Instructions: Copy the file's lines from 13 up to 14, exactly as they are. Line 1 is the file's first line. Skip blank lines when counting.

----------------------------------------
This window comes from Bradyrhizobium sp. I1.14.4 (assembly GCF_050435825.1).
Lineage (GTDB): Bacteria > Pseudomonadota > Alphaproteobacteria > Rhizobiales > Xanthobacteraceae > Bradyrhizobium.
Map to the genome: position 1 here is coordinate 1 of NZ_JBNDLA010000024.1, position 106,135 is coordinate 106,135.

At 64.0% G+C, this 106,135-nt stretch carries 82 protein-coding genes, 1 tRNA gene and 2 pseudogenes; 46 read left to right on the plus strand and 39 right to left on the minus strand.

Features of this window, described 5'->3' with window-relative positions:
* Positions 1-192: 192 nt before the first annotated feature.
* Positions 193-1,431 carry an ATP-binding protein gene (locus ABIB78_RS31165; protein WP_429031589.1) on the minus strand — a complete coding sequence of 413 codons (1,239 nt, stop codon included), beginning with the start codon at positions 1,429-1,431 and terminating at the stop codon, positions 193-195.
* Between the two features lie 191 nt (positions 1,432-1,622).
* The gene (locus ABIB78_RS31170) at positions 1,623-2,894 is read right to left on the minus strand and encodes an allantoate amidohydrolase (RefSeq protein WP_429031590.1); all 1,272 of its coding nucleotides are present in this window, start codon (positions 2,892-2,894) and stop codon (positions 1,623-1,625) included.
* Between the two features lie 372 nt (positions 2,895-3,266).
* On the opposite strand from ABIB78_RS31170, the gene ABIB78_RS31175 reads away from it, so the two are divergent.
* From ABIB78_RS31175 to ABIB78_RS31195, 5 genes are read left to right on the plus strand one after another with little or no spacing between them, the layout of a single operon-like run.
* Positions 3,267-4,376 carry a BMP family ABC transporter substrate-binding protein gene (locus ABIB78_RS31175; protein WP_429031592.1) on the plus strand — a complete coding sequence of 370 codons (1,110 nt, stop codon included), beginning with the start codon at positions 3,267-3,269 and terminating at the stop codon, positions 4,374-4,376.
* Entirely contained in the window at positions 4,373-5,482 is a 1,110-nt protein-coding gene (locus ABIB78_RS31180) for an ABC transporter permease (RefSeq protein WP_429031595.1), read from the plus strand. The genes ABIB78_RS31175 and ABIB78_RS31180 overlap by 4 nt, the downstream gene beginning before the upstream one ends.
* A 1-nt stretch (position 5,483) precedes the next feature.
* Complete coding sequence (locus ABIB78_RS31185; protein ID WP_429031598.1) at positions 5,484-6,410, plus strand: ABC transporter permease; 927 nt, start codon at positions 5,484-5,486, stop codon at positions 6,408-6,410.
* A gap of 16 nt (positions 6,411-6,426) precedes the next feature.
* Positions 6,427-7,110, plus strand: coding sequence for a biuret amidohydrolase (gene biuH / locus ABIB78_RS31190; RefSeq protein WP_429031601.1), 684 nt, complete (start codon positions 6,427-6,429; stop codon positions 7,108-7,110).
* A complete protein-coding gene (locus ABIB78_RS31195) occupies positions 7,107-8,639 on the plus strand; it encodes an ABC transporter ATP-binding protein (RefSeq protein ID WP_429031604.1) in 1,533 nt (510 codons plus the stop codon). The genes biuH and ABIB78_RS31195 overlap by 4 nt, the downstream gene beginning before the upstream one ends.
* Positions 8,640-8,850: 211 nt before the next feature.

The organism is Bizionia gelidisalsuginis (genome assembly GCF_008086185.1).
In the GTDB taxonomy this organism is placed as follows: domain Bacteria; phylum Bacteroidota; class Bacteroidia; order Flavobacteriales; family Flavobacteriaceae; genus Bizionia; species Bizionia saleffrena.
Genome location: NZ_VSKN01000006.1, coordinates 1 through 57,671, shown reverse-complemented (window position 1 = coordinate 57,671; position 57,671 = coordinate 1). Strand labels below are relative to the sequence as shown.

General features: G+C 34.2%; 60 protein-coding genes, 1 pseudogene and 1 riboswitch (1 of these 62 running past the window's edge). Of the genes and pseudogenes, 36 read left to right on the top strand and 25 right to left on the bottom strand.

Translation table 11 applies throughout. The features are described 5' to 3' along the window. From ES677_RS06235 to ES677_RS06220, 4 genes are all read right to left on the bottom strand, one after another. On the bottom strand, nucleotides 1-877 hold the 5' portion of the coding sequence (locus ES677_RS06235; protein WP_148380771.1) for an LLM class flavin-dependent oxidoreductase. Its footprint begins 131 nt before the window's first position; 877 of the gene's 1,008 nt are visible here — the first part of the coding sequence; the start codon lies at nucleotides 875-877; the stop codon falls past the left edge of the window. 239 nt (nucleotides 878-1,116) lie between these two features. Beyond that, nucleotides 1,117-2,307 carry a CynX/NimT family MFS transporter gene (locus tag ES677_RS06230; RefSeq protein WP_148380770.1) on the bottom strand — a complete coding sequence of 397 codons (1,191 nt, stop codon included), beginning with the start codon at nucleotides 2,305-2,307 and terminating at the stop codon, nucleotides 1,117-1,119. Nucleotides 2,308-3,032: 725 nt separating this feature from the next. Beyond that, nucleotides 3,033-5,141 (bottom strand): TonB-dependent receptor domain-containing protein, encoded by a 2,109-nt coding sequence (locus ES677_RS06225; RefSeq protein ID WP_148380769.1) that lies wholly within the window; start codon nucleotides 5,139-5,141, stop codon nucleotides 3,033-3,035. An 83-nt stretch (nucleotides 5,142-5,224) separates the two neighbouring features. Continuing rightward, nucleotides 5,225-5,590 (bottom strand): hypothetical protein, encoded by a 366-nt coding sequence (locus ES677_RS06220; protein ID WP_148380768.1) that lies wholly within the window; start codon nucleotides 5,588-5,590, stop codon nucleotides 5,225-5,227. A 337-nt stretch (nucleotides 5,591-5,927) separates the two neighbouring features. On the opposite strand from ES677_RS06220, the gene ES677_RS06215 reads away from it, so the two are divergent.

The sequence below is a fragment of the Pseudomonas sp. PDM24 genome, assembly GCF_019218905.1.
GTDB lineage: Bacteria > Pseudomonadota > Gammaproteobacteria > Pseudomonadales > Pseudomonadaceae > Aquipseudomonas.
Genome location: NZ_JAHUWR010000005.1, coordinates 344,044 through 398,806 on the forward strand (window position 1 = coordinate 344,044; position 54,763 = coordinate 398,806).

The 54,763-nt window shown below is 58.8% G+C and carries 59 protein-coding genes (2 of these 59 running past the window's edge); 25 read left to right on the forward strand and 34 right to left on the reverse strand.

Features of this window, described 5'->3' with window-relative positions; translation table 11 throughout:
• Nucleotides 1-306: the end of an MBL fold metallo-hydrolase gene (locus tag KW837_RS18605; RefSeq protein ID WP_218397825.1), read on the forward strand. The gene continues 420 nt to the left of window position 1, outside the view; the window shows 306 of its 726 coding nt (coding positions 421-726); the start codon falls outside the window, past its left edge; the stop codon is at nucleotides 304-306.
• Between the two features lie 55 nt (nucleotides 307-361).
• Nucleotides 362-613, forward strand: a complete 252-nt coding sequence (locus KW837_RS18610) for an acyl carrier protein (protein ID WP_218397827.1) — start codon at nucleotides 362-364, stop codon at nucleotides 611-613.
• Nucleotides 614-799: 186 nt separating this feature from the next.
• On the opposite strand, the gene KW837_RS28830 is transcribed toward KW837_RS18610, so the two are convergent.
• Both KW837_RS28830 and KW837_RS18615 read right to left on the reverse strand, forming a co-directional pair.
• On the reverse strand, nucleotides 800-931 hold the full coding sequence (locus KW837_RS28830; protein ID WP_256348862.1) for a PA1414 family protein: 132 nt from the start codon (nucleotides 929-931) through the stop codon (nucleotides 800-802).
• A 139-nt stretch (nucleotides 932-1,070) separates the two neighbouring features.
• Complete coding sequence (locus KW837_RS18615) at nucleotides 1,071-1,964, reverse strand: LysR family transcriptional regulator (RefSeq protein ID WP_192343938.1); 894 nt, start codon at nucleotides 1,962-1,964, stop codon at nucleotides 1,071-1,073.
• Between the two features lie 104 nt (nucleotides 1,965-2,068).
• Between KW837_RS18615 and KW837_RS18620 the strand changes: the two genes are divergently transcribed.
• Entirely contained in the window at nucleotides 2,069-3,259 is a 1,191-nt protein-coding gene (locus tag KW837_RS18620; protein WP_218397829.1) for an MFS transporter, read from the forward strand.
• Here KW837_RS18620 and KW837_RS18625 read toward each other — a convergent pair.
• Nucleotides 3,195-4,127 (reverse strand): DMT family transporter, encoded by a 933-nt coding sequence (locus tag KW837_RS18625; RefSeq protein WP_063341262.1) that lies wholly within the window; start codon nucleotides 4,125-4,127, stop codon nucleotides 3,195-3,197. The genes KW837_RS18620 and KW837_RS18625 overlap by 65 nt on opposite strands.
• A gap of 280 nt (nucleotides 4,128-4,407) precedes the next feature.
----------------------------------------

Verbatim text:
* Positions 3,267-4,376 carry a BMP family ABC transporter substrate-binding protein gene (locus ABIB78_RS31175; protein WP_429031592.1) on the plus strand — a complete coding sequence of 370 codons (1,110 nt, stop codon included), beginning with the start codon at positions 3,267-3,269 and terminating at the stop codon, positions 4,374-4,376.
* Entirely contained in the window at positions 4,373-5,482 is a 1,110-nt protein-coding gene (locus ABIB78_RS31180) for an ABC transporter permease (RefSeq protein WP_429031595.1), read from the plus strand. The genes ABIB78_RS31175 and ABIB78_RS31180 overlap by 4 nt, the downstream gene beginning before the upstream one ends.